ROAST: Endomondo Sports Tracker Pro

I hate running.  In fact, as a sport I despise it and always have.  Recently, however, I was challenged by a family member to run a 10k, and given that my dislike of running is outweighed by my desire to show this person up as often as I can, I’ve been forced to take the vile exercise up.

Thus began my search for a way to make running palatable.  Things have improved a lot over the years.  I have access to all of my music, and a number of mobile apps have evolved that at least make things interesting.  Endomondo tops the list on Android.

That’s actually not saying a whole lot.  The app is good, but not great.  I often find myself frustrated with using it.  Most of the time I find myself almost loving it but getting caught between features intended for the individual and features targeted at a social group.

As an overview, Endomondo does all of the basics that you would expect.  You can track your exercise sessions using GPS, and the app allows you to indicate the type of exercise for rough estimation of calorie burn.  The auto-upload to is really cool, allowing me to track my history either in the app or on the web site.  Graphing and mapping are what you would expect, and I actually find the lap indicators very helpful.

Goal setting is also pretty complete, allowing me to set distance, time, or calorie goal, in addition to some more exotic features such as “Beat a Friend” and “Compete on Route” among others.

The UI for Endomondo is very clean and easy to use.  There are a few things that drive me absolutely nuts though.  First and foremost, is the lack of a way to keep the screen on when exercising.  When I’m staggering down the trail wondering how much further I have to go, the last thing that I want to do is fumble with my phone trying to unlock it to see my distance.  Screebl seems to handle this for me for the most part, so it’s not a show-stopper, but it seems like an easy and obvious thing to add.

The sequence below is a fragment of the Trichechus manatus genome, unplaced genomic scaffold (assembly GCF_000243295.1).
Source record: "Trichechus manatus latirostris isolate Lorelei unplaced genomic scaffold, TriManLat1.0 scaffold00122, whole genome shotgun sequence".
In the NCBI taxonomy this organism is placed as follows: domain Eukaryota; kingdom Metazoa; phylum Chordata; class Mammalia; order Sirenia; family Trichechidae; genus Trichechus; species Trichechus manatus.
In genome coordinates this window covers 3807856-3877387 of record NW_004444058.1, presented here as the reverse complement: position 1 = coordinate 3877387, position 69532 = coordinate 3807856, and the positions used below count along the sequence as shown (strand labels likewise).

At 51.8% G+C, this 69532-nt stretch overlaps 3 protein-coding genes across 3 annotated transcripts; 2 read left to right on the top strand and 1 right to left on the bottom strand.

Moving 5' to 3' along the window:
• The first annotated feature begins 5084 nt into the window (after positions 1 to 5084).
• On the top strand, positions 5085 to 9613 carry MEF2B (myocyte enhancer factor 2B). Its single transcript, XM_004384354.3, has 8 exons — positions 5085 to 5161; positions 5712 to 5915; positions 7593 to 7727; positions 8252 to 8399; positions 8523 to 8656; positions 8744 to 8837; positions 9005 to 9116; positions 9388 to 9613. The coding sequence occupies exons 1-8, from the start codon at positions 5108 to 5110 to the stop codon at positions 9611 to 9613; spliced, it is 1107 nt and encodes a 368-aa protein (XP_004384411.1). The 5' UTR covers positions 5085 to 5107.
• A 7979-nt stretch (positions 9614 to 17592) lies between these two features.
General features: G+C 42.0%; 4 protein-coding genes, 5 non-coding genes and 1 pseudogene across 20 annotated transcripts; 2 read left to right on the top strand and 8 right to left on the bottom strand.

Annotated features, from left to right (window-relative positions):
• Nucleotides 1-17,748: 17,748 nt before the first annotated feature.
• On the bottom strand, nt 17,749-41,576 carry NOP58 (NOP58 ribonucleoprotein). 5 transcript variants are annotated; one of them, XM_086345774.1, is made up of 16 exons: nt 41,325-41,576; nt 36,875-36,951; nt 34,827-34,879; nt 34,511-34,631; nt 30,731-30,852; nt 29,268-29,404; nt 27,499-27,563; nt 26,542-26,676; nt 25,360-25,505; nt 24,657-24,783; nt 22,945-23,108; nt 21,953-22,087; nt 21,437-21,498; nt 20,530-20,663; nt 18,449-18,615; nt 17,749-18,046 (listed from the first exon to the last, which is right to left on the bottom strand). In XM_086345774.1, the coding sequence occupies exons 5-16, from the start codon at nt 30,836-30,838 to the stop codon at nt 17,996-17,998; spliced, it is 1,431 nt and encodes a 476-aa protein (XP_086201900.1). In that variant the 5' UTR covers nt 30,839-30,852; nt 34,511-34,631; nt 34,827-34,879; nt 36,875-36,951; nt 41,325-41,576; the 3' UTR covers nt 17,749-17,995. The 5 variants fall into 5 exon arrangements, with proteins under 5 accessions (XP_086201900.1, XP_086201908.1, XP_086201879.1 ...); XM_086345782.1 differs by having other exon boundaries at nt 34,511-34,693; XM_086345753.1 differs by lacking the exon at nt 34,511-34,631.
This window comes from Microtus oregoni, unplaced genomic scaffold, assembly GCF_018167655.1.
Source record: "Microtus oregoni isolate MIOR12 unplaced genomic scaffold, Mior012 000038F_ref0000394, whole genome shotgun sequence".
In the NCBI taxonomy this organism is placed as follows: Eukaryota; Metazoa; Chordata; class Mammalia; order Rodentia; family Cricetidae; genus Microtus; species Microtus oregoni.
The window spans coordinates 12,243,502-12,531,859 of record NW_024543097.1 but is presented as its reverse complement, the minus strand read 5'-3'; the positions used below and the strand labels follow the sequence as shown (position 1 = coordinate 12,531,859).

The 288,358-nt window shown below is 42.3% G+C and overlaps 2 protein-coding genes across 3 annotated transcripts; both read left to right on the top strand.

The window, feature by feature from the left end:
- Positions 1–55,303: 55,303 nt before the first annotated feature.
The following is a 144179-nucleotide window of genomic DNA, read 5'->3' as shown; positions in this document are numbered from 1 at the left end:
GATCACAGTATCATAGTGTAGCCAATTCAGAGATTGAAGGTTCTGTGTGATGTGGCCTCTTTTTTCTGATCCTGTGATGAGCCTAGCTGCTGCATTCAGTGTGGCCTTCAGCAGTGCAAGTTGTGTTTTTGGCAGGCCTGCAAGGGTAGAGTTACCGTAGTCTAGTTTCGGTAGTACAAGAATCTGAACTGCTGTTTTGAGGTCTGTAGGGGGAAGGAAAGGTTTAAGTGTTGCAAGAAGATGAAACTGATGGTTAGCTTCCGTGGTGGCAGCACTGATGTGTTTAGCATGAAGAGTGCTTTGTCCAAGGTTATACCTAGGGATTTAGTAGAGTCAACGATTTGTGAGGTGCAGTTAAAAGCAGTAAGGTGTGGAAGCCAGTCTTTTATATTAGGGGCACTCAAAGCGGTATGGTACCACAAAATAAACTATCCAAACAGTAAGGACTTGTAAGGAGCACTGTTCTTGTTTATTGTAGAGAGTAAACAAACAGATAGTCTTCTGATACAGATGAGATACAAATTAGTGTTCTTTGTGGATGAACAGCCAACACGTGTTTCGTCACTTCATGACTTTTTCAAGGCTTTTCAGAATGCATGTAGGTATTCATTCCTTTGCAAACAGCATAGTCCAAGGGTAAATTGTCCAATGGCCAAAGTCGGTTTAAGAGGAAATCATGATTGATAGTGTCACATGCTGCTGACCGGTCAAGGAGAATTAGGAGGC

I also wish that there was a very basic interface to my music from within Endomondo.  For example, 80% of the time what I want to do with regard to music is skip to the next song in my playlist.  For some reason, hearing She Bangs when I’m running just makes me want to kill someone, even though I’m supposed to like it.   Big buttons for the next/previous song right on the status screen would be great, rather than having to click five times.

Finally with regard to the UI, the history graphs that indicate distance, speed, and elevation on a map are very cool, but seem to be quite inaccurate.  For example, samples within a mile that took 9:15 to run are all over the place, but all of them are significantly above a 9:15/mile pace.  Something’s off on the math, and that makes what could be a very useful report just plain frustrating.  Interestingly enough, the web site version of this graph seems to be accurate.  As a general rule, the stats and graphs on the web site are way more useful than the ones on the app.

My last minor annoyance is centered around the TTS audio coaching that is included.  This is a very cool feature, but there is almost no control over it.  For example, I would like to have the app notify me every time I’ve completed a quarter mile, and notify me of my time, but there’s no way to adjust this.

A perusal of the comments on the market indicate that some users have had issues with the GPS dropping signal, but I’ve not experienced that on any of the devices that I use.

Overall, I’m happy with Endomondo.  I’ve found it to be the best balance between polish, ease of use, and functionality that’s available on the Android Market to date.

Download Endomondo Free Download Endomondo Pro



Follow Me Everywhere!

Subscribe to our e-mail newsletter to receive updates.

No comments yet.

Leave a Reply